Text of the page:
"It's invaluable," Timberman Sr. explained. "We're equipment operators. We know how to do job sites. We know how to run that. Equipment has evolved to the point to where all of the new systems that are incorporated in it, which are a huge benefit, also create a huge challenge. So, to have somebody trained, that's available at any given time, and Hills Machinery will answer the phone, whether it's Sunday, it does not matter, there is always someone available to me in order to take care of that system and get it up and running or adjusted if need be. I can call them on the phone, they can walk me through the codes, if I want to adjust the pressure on the thumb, he'll tell me exactly how to walk through the screen and do that."
"They help keep track of your maintenance," Timberman Jr. added. "They keep you accountable for it which, honestly, when you're out here doing this kind of work, it slips your mind. You don't really think about doing your maintenance until you hear something squeaking or breaking. You hate to say it that way, but that's the reality of our industry. We do a really good job of staying on top of it, but the ProCare package is absolutely instrumental. And I think the argument was always, ‘is it worth the money?' And the answer is yes, especially with a company like Hills, because they definitely hold up their end of the bargain on that kind of thing."
Your Case Dealer as a Strategic Partner
"If it wasn't for Hills Machinery and Case we would not have a business, point blank," Timberman Sr. said. "We started in 2017 with this particular venture. We started with the TV340 skid steer and then eventually got an excavator and then grew into a 650M dozer. After that, as the larger jobs formed, I sat with Mr. Hills and also our salesman Donnie Buhrmaster, and we formulated that growth and we were very strategic in what pieces to buy, when to buy them and how that would fit into my overall plan. So, Hills was beyond instrumental in helping us in this growth, otherwise it would not have been possible.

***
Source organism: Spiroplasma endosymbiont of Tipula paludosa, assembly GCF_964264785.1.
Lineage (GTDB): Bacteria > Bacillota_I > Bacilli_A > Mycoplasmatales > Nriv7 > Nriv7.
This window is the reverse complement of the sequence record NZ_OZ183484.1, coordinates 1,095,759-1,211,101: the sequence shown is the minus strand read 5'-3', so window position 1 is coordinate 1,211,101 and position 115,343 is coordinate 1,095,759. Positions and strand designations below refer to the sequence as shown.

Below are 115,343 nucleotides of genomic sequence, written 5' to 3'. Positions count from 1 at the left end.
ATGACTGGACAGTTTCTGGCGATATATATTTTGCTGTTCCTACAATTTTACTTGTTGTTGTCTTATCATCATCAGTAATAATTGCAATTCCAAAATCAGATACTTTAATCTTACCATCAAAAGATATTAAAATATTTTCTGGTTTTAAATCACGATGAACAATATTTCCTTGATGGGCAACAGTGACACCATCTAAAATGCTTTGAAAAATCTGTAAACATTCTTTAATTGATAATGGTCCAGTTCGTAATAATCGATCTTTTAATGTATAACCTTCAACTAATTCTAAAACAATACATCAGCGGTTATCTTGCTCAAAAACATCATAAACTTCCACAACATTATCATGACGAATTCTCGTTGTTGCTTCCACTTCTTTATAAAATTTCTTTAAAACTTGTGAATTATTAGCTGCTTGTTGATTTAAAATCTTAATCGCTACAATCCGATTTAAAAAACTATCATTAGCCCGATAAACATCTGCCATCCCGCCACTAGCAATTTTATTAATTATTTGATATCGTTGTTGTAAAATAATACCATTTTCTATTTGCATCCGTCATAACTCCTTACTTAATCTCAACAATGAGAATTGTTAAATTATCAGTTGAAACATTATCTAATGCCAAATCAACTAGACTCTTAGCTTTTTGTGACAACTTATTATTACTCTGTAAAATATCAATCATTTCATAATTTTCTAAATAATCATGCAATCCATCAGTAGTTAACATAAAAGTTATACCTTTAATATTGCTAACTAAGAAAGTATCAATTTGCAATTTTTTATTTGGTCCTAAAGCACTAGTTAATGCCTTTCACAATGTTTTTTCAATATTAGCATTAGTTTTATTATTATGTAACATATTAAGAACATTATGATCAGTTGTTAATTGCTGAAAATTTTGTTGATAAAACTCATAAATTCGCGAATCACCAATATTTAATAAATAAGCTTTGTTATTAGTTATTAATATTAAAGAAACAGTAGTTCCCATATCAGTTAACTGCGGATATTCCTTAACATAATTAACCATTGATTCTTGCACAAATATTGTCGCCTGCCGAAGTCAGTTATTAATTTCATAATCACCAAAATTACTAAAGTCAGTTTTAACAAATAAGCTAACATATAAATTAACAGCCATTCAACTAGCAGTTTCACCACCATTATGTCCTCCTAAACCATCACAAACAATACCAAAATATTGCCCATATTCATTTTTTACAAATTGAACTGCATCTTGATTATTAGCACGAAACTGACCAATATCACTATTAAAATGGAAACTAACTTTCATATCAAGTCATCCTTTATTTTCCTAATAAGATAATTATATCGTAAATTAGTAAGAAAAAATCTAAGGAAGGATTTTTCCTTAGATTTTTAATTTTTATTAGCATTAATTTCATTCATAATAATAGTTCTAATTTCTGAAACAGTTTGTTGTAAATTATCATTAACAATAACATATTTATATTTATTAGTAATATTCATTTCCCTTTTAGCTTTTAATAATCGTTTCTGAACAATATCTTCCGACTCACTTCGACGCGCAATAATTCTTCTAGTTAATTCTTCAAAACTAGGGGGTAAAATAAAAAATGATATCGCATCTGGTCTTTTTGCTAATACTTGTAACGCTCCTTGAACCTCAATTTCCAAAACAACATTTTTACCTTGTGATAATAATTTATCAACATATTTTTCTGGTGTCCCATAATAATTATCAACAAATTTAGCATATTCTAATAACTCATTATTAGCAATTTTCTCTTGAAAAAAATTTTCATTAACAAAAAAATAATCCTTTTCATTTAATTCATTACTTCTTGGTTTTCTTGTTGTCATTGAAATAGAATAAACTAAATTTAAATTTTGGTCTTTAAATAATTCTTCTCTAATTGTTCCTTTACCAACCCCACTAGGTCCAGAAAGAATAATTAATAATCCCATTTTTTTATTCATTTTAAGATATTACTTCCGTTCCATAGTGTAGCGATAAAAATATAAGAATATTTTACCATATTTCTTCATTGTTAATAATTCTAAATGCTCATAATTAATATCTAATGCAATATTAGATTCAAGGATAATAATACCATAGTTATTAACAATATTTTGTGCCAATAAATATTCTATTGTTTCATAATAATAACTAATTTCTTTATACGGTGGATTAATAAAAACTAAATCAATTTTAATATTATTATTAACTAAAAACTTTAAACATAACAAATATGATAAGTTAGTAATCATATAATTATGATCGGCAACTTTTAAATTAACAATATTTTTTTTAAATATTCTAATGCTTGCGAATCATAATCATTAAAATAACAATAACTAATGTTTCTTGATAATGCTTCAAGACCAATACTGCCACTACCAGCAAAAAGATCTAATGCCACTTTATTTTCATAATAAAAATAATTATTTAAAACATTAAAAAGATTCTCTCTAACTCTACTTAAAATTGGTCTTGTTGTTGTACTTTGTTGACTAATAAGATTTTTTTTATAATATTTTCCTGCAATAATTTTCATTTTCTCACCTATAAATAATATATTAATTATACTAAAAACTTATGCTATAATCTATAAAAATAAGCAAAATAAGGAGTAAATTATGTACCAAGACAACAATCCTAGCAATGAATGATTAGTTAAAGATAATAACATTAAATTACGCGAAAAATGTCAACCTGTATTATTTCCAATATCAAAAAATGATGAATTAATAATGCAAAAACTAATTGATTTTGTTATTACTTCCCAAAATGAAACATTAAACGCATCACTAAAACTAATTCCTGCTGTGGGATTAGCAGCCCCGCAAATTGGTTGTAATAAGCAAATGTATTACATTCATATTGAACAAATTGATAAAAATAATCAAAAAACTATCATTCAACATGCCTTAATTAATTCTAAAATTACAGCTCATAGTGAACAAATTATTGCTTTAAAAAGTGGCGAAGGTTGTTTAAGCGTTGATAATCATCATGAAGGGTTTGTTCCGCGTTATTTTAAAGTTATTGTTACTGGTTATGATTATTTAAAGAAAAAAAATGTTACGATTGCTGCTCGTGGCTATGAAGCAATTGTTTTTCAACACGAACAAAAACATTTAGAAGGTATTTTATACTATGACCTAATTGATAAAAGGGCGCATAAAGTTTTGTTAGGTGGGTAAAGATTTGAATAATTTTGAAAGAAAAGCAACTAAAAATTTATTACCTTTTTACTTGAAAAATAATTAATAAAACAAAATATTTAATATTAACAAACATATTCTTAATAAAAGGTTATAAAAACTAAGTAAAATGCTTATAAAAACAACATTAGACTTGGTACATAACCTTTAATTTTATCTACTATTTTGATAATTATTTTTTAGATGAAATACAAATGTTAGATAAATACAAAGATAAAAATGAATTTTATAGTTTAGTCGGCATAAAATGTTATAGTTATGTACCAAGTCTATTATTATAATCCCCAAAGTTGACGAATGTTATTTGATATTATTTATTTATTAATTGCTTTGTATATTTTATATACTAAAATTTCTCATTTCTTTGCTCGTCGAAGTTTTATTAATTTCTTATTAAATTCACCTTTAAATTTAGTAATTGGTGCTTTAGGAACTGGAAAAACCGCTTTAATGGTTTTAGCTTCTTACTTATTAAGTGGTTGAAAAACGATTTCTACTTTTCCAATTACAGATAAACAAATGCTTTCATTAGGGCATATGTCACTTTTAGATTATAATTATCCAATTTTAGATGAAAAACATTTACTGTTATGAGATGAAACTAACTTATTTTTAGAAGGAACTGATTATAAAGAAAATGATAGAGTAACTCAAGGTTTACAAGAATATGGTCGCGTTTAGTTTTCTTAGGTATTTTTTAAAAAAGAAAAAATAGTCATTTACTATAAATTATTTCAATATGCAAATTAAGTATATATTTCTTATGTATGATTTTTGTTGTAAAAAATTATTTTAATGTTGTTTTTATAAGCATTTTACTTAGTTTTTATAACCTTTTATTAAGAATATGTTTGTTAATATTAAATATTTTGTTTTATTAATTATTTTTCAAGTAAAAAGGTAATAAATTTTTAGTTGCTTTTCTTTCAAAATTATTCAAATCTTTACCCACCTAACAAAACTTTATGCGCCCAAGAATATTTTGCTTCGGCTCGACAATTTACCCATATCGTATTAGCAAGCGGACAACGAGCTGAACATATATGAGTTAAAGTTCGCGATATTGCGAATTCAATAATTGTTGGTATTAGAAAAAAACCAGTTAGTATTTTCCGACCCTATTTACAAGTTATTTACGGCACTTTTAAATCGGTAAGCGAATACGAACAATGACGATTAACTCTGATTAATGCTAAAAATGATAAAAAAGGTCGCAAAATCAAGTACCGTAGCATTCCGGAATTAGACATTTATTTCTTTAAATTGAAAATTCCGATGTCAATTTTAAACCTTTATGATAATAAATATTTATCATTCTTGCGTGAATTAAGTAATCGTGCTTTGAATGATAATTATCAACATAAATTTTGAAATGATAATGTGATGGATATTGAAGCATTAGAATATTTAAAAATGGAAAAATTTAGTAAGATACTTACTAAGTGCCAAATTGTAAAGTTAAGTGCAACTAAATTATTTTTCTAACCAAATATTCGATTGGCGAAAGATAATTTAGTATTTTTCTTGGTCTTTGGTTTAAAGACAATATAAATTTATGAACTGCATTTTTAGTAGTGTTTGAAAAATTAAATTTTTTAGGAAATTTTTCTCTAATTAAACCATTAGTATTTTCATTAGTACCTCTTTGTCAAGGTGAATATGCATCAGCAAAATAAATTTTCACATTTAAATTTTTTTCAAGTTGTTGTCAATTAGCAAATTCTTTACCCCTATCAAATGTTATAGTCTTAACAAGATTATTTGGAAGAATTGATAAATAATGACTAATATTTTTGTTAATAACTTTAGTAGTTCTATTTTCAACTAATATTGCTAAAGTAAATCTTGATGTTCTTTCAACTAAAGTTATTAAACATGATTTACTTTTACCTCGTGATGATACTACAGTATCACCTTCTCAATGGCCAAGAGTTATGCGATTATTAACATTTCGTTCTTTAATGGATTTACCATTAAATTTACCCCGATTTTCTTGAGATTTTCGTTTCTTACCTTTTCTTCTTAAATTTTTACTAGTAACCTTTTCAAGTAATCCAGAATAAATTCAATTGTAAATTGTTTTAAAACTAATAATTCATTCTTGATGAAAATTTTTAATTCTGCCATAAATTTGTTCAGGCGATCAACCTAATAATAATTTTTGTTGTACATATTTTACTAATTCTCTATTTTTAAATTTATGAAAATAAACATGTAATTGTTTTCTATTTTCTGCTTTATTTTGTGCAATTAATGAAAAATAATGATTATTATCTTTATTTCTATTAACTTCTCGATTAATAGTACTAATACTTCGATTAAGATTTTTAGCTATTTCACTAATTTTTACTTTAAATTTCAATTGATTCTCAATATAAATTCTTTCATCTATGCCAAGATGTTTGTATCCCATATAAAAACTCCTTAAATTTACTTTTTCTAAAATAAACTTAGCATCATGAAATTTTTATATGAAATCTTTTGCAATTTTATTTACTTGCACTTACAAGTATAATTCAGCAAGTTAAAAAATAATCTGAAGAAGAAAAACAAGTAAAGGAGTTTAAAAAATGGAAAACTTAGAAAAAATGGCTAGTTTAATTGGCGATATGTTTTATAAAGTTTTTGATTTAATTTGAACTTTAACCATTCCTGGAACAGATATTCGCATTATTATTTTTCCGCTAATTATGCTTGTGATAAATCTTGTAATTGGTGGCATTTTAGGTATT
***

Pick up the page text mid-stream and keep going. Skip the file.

"Knowing the right piece of equipment at the right time is probably our weakest component for myself and my son. To jump into this level of grading and work that we do and the amount of it at this point in time, that advice, that guidance was invaluable."
With a lifetime of experience, and the help of a good partner in Hills Machinery, the Timbermans were able to take an idea and turn it into a large, profitable venture in a short period of time.
"The equipment is going to cost you to sit there," Timberman Sr. said. "Whether it's being run or whether it's not, your payment is coming due. So, any advice I would give to everyone is run your equipment as much as you can. Your hours are always going to be your hours. Your overtime pay versus your equipment costs and your production levels… The more production you get out of your equipment monthly, you are far better off than trying to conserve on the pay. The men, I leave it as an option, they can work 40 hours a week, or they can work all the overtime that they wish.
"It's worked for us," he concluded. "We've managed to pull off projects that would normally be 12 months, and we're entering our sixth month, and getting ready to pave and leave the job. We have trimmed six months off of that schedule by adopting the overtime, running the equipment, which allowed us to grow and get more equipment because that project was done, and it gave us the ability to go on to the next opportunity."